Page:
It is trite when one says that ‘Democracy is not a spectator sport; it demands participation’. Democracy, the world over, envisages the Government to be: Of the People, By the People and For the People. The Constitution of India, given by the people of India to themselves, has provided for a system of Universal Adult Suffrage to secure and strengthen good governance. The Constitution has vested the exercise of power in the Legislature to make laws with respect to all matters, necessary for securing the due constitution of the Houses. The ‘due constitution’ of the Houses can be secured only when it reflects the true ‘will’ of the electorate. Admittedly, a substantial portion of citizens abstain from casting their vote, which results in an inaccurate reflection of the ‘will of the people’ in their choice of representatives, defining the ‘constitution’ of the House/s.
Being concerned with this perennial situation where the constitution of the House/s may not reflect the true ‘will’ of the people, only on account of the fact that a substantial number of citizens have abstained from voting, for various reasons, I felt it appropriate to pen few thoughts on the said issue, which is a serious concern for our nation. The present Government’s stated commitment to good governance and intent of strengthening parliamentary democracy, inspires confidence in me to freely share my thoughts.
The recent polling trends indicate the voter turnout to be 65.95 % in the year 2014, which increased by 2% in the year 2019, in respect of the Lok Sabha Elections. However, there has been a steep decline in turnout in many states in 2019, as compared to the previous election years. In any case, as per the information available in public domain, out of 9 Crore voters eligible to vote, 2 Crore 97 Lakhs abstained from exercising their franchise. Hence, the ‘will’ of a substantial number of voters remains un-reflected in the Parliament.
Being mindful of the fact that it is the citizens themselves who remain blameworthy for having failed to exercise their franchise and ensuring true reflection of democracy in the parliament, admittedly, lesser voter participation is the rejection of commitment to democracy slowly but definitely whereas larger participation is an ideal goal to ensure complete commitment to democracy, as the voters’ participation is the true essence of democracy.
Notwithstanding that the definition of electoral rights u/s. 79 (d) of The Representation of the People Act, 1951 includes the right to refrain from voting at an election, the Hon’ble Supreme Court in its judgment in W.P. (C) No. 161/2004 titled as People’s Union for Civil Liberties & Anr. Vs. Union of India & Anr. was pleased to direct the Election Commission to provide necessary provision in the ballot papers/EVMs and another button called “None of the Above” (NOTA) in EVMs so that the voters, who come to the polling booth and decide not to vote for any of the candidates in the fray, are able to exercise their right not to vote. Thus, the Hon’ble Supreme Court has acknowledged the right of voters to refrain from voting for various reasons and hence ensured that their choice not to vote is also reflected in the NOTA category. Hence, in the current scenario, there is a provision to record unwillingness of voters to choose from the nominee candidates, by recording their choice to be NOTA. Thus, the electoral right to abstain has also to be recorded and the fundamental duty cast upon the citizen to exercise franchise cannot be neglected, by complete abstinence and No-Show. Similarly, while failing to perform their fundamental duty, such abstinence is also a violation of the fundamental right of other citizens to have a duly constituted parliament, reflecting the true ‘will’ of the people.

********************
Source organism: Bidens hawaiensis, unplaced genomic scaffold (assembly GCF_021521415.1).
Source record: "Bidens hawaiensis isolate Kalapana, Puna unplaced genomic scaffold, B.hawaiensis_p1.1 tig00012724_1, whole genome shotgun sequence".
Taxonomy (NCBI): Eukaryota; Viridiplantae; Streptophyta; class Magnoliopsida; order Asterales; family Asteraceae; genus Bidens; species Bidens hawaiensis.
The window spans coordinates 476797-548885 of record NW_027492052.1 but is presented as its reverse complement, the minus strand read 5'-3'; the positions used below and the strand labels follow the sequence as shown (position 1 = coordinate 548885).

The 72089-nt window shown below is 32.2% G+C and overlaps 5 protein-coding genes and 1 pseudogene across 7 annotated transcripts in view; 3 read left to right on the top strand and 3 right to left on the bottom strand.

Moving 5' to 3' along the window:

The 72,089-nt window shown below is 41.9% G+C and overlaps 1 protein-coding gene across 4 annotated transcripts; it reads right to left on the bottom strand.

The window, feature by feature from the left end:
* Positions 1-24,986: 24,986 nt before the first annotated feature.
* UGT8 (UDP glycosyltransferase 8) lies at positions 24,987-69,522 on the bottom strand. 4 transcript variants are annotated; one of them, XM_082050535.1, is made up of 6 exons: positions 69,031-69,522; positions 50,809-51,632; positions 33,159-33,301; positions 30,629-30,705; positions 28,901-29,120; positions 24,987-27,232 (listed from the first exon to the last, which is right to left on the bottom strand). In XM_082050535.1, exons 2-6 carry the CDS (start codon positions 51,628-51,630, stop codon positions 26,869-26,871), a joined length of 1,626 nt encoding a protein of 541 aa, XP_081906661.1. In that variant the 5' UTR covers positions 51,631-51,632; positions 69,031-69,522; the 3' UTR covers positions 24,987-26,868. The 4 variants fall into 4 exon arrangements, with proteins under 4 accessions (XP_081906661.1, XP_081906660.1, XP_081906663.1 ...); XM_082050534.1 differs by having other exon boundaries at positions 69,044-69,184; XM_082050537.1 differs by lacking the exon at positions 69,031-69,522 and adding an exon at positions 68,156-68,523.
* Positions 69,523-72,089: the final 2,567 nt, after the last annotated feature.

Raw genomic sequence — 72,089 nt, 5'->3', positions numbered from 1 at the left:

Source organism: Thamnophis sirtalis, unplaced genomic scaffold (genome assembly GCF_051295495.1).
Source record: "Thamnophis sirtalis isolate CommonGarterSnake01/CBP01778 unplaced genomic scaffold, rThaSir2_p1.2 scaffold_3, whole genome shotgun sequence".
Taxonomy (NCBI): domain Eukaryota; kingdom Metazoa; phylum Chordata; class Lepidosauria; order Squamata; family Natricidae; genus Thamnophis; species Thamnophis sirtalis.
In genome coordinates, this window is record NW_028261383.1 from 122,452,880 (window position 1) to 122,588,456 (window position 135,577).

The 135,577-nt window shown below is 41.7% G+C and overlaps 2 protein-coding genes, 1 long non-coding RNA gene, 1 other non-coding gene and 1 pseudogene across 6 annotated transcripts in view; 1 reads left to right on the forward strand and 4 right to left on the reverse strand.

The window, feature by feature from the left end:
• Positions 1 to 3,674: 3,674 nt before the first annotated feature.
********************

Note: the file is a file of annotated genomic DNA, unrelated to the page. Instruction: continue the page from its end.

The Election Commission has introduced various game changing reforms, which are laudable and have gone a long way in bringing about political justice, aimed at achieving parliamentary democracy in its strictest sense. Thus, having faith in the intent and commitment of the Government and the Election Commission, I am requesting you to take appropriate measures to make the exercise of franchise compulsory, of-course with suitable exemptions, failing which, such abstinence may invite certain disqualifications, as may be deemed appropriate. Already, as many as 28 countries in the world have realised the importance of the Parliament to reflect the true will of their people and have thus made voting compulsory in their respective countries and have enforced the same, in a manner which involves withdrawal of some services or subsidies or disqualifications in public employment or any other state sponsored services etc. It is trite to say that one citizen’s abstinence amounts to the violation of the collective right of the society. Even the Hon’ble Supreme Court has observed that it is a fallacy to think that in our Constitution, there are only rights and no duties. The provisions in Part IV of the Constitution, enables the legislature to build a welfare society and that object may be achieved to the extent the Directive Principles are implemented by legislation.
In conclusion I implore all the citizens of this country, who have pledged to themselves the constitution to uphold its core values, and to abide by the same, and thereby help themselves in establishing a government which is truly BY the people; FOR the people and OF the people.